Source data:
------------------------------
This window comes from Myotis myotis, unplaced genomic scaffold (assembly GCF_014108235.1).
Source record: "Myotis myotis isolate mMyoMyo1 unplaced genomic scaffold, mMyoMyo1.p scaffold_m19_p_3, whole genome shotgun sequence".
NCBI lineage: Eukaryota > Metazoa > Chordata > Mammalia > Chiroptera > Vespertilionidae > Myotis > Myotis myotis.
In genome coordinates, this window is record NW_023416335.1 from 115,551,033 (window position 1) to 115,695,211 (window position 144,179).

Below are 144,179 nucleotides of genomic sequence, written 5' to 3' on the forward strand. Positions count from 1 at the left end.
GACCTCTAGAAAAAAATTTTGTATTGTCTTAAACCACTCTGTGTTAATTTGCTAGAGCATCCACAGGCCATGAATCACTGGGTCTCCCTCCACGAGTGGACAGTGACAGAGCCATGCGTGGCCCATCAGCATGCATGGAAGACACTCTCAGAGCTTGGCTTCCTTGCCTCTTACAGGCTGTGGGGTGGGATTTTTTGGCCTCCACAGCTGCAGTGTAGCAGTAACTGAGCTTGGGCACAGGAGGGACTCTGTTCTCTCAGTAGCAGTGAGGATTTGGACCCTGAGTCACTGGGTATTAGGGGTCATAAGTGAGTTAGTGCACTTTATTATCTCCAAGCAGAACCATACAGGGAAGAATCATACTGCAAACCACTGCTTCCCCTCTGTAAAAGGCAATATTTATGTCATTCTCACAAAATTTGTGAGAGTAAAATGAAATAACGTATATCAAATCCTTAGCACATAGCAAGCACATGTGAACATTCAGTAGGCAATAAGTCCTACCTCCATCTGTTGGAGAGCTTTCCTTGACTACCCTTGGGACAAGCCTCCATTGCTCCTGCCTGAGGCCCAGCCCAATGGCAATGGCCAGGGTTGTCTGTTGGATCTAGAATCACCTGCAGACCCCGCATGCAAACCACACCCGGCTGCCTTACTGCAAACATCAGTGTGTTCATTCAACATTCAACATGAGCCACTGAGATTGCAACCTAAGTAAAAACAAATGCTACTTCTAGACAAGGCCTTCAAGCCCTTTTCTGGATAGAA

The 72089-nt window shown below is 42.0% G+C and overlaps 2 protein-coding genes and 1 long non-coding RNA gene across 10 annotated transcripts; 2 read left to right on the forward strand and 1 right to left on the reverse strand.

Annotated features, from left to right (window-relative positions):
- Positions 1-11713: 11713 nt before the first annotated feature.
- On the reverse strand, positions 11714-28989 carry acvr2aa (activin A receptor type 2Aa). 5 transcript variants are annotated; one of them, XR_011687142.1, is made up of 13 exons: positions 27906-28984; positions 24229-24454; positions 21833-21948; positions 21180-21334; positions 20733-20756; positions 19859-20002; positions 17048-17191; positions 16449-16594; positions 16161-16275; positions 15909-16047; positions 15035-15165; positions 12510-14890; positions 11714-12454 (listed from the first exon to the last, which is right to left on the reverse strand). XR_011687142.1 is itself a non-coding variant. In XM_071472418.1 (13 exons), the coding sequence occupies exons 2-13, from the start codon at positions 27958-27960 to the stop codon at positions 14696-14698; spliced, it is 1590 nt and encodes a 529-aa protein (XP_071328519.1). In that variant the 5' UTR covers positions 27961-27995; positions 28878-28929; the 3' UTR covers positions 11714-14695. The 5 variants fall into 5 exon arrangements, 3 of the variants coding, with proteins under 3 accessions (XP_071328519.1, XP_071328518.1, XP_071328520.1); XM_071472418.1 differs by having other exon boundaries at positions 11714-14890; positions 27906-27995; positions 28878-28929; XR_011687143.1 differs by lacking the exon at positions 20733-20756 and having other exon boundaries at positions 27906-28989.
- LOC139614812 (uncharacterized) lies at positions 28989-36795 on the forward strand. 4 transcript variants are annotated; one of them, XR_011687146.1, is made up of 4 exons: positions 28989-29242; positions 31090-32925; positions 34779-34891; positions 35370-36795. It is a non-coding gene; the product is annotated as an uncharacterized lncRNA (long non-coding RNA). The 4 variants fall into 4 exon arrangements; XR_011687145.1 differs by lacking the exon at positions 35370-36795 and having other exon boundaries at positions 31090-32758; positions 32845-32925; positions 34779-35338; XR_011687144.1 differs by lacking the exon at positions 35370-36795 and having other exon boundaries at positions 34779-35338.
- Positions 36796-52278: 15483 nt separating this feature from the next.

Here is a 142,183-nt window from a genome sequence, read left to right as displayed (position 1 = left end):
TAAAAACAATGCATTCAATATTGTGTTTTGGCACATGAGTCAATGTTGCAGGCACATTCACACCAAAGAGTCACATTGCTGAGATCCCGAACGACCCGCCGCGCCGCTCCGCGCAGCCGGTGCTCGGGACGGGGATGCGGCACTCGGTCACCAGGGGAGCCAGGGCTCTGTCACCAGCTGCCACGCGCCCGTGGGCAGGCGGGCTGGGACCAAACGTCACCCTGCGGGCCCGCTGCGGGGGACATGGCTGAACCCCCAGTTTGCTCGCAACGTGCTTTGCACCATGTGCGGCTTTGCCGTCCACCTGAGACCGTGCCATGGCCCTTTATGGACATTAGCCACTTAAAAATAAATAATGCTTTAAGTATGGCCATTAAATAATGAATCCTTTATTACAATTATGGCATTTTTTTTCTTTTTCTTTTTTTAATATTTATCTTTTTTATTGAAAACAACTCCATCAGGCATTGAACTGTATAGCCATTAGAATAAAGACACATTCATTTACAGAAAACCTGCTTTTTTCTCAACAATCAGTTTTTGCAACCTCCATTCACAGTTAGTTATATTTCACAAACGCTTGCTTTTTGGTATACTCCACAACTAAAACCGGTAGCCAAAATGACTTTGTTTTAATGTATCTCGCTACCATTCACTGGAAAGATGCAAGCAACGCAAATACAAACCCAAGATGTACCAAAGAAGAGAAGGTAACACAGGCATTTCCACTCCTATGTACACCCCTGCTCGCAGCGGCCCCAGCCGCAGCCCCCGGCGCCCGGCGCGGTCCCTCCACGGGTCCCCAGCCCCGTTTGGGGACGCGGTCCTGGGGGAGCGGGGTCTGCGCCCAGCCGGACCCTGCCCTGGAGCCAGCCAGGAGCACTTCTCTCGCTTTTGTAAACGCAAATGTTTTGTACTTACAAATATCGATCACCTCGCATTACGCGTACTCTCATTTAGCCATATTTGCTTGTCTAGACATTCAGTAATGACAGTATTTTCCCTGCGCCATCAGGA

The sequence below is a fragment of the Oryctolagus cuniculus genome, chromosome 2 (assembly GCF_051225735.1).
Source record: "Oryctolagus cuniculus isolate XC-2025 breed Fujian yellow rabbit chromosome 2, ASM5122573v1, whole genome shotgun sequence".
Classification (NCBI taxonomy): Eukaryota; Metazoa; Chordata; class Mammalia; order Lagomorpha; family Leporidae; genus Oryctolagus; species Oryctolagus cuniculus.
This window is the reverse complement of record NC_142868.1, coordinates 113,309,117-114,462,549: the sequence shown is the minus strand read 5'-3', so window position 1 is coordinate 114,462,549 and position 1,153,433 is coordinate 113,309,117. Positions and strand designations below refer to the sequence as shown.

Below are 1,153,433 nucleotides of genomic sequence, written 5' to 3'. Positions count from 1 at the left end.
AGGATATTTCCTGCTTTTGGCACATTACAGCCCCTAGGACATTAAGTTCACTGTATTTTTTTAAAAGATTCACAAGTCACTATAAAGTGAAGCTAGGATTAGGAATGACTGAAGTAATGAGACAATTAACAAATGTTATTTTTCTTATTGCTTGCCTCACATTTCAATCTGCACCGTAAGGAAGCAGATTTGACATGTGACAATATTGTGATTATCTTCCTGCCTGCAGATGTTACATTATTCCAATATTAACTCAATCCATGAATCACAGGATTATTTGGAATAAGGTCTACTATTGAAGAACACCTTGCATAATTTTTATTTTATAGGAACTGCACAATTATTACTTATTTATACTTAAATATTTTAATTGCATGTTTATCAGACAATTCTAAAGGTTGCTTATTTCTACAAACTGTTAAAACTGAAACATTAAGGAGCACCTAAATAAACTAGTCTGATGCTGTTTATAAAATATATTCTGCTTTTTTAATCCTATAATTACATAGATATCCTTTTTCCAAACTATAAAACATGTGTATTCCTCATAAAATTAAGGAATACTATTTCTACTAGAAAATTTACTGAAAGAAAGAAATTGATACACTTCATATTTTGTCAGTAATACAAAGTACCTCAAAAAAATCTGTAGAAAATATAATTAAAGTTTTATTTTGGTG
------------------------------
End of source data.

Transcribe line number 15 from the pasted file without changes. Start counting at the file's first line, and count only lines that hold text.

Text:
The sequence below is a fragment of the Oryctolagus cuniculus genome, chromosome 2 (assembly GCF_051225735.1).